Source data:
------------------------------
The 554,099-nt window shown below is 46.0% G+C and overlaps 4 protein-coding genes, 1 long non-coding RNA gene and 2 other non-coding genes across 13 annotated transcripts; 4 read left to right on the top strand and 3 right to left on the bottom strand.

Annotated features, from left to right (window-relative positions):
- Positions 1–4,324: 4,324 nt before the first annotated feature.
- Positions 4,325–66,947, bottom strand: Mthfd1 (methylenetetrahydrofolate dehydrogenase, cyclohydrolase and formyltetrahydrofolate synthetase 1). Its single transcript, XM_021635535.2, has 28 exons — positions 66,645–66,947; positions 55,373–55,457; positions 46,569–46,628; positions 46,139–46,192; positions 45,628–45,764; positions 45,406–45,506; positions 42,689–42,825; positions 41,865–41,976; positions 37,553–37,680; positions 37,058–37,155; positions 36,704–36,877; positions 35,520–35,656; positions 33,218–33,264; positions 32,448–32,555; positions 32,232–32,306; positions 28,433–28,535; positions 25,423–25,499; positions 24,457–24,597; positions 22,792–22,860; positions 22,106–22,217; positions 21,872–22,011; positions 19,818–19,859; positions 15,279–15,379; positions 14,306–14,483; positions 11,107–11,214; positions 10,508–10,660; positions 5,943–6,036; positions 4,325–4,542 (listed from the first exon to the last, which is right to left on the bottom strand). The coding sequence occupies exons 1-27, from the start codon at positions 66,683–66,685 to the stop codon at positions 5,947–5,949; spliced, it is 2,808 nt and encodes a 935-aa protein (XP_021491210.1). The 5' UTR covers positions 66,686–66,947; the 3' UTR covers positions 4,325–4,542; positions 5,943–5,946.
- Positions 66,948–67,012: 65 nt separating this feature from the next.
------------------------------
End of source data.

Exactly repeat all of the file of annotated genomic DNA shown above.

The 554,099-nt window shown below is 46.0% G+C and overlaps 4 protein-coding genes, 1 long non-coding RNA gene and 2 other non-coding genes across 13 annotated transcripts; 4 read left to right on the top strand and 3 right to left on the bottom strand.

Annotated features, from left to right (window-relative positions):
- Positions 1–4,324: 4,324 nt before the first annotated feature.
- Positions 4,325–66,947, bottom strand: Mthfd1 (methylenetetrahydrofolate dehydrogenase, cyclohydrolase and formyltetrahydrofolate synthetase 1). Its single transcript, XM_021635535.2, has 28 exons — positions 66,645–66,947; positions 55,373–55,457; positions 46,569–46,628; positions 46,139–46,192; positions 45,628–45,764; positions 45,406–45,506; positions 42,689–42,825; positions 41,865–41,976; positions 37,553–37,680; positions 37,058–37,155; positions 36,704–36,877; positions 35,520–35,656; positions 33,218–33,264; positions 32,448–32,555; positions 32,232–32,306; positions 28,433–28,535; positions 25,423–25,499; positions 24,457–24,597; positions 22,792–22,860; positions 22,106–22,217; positions 21,872–22,011; positions 19,818–19,859; positions 15,279–15,379; positions 14,306–14,483; positions 11,107–11,214; positions 10,508–10,660; positions 5,943–6,036; positions 4,325–4,542 (listed from the first exon to the last, which is right to left on the bottom strand). The coding sequence occupies exons 1-27, from the start codon at positions 66,683–66,685 to the stop codon at positions 5,947–5,949; spliced, it is 2,808 nt and encodes a 935-aa protein (XP_021491210.1). The 5' UTR covers positions 66,686–66,947; the 3' UTR covers positions 4,325–4,542; positions 5,943–5,946.
- Positions 66,948–67,012: 65 nt separating this feature from the next.